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Mentoring survivors of abuse and trauma

Reilly, R. C., & D’Amico, M. (2011). Mentoring Santtu_Mustonen_Ln survivors of childhood abuse and intimate partner violence. Journal of College Student Development, 52(4), 409-424.

Introduction: Both child abuse and intimate partner violence are widespread and are known to lead to a multitude of adverse outcomes, such as self-destructive behaviors, difficulties with concentration, educational under achievement, and interpersonal problems (e.g., trouble with trust).  Experiencing support from others may be particularly important to help ameliorate the negative effects of abuse histories.  Previous studies have also shown that mentoring can aid marginalized groups in academic or business contexts.  The goal of the current study was to investigate the benefits of mentoring relationships for female undergraduates who have had previous adverse and traumatizing experiences.

Method: This qualitative study included ten female undergraduates who had experienced childhood abuse.  Half of the participants had also experienced intimate partner violence.  Interviews were conducted over three sessions.  Interviews focused on participants’ previous histories with mentoring, participants’ current experiences with their mentors and the meaning of mentoring in their lives.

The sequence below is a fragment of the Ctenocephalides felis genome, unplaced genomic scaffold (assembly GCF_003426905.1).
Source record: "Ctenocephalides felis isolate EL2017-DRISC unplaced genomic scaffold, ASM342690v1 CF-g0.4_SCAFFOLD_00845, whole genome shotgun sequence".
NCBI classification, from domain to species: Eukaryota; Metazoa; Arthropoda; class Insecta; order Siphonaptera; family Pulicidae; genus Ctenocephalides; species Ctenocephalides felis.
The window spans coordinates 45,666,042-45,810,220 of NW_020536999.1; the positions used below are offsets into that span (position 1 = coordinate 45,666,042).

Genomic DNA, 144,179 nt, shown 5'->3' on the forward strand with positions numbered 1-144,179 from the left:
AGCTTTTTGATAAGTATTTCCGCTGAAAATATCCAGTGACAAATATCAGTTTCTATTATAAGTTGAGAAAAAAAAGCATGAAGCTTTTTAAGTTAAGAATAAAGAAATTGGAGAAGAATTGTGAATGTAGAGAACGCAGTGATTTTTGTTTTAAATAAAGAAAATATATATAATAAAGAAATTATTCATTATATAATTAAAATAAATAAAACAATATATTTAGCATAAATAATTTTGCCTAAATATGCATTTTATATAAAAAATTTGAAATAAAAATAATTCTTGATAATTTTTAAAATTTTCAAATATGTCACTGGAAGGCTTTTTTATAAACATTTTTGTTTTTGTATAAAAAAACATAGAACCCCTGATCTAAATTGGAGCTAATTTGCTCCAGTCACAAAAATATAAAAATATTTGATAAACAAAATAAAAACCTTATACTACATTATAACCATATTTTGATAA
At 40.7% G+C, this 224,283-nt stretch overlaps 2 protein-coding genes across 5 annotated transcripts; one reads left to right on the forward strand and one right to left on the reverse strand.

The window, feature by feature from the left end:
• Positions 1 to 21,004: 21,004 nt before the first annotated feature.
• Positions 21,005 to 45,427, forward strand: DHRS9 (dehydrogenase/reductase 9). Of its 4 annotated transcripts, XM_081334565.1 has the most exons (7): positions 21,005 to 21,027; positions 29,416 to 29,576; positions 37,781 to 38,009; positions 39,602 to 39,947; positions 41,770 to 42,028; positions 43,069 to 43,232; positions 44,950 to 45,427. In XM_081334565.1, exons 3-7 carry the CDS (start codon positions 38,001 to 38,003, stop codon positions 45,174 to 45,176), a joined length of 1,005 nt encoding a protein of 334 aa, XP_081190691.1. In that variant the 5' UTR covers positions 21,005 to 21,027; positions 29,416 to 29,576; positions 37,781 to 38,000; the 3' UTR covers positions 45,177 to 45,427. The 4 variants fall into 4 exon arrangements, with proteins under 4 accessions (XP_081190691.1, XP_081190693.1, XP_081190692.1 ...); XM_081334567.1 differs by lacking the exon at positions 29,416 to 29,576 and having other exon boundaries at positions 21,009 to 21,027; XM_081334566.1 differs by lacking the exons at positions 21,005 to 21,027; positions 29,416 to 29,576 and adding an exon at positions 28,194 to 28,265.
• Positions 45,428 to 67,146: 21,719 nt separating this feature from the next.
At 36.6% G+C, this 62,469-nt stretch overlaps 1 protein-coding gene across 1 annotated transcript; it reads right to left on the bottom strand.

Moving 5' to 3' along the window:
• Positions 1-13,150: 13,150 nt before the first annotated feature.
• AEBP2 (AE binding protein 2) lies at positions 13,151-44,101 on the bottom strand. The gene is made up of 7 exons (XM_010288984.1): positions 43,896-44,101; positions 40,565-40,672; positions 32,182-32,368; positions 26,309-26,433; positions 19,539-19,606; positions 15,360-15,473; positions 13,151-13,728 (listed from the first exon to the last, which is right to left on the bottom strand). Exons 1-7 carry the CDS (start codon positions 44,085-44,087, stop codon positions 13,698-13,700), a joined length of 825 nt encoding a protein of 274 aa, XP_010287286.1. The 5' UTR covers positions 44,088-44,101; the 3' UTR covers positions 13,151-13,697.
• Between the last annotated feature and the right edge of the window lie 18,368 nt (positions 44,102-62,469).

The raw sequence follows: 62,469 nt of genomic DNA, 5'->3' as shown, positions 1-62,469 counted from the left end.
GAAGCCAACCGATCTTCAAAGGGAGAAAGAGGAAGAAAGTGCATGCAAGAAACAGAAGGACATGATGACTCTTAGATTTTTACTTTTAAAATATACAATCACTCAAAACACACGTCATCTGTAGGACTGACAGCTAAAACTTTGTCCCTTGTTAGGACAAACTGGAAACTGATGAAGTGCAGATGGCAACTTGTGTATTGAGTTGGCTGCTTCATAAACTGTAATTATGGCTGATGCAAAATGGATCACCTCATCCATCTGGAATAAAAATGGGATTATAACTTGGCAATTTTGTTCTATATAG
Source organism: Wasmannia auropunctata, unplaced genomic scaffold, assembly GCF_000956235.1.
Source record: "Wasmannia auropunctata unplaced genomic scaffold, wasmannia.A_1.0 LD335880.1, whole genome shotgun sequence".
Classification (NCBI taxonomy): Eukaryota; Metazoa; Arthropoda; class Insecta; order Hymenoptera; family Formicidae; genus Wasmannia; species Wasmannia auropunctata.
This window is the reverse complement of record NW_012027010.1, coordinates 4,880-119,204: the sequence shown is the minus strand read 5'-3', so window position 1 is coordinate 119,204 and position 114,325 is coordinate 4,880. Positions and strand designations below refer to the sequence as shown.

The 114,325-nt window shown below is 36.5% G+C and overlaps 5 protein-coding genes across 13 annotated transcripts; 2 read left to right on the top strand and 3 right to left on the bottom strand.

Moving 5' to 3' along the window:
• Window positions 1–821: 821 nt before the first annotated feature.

Results:  Themes from interviews included:

  • Fantasy mentors: Between the ages of 5 and 8 individuals who had suffered extreme abuse and isolation often identified mystical, religious, or historical characters as mentors. Mythical mentors provided participants with a sense of connection.
  • Early Mentors: Between the ages of 9 and 16, women developed mentoring relationships with people in their lives who saw them as competent; this helped the participants develop self-esteem and “save their sanity”.  Often these mentors were teachers or family members who had also experienced hardship.
  • Nurturing Mentors: Most women in the study also described a mentor who facilitated their transition to adulthood.  These mentors helped “validate the process of growth out of pain.”
  • Professional Mentors: Additionally, close to half the women in the study described mentoring relationships where mentors provided coaching and sponsorship (including knowledge and contacts) to support development within a specific career.
  • Those without mentors: Two women reported that they did not develop mentors.  One woman reported that she viewed mentorship negatively (as a sign of dependence).

Implications: Mentoring appears to support a wide variety of aspects of female development and healing in survivors of abuse.  Mentoring also helped reduce isolation and fears of failure.   The authors conclude that planned mentoring may be particularly important for abuse survivors, as the deliberate structure of the relationship may be less likely to be effected by the emotional complications arising from histories of abuse.   The current study suggests that natural mentoring, which provides shared power and resources, may also be effective in helping individuals with histories of abuse.

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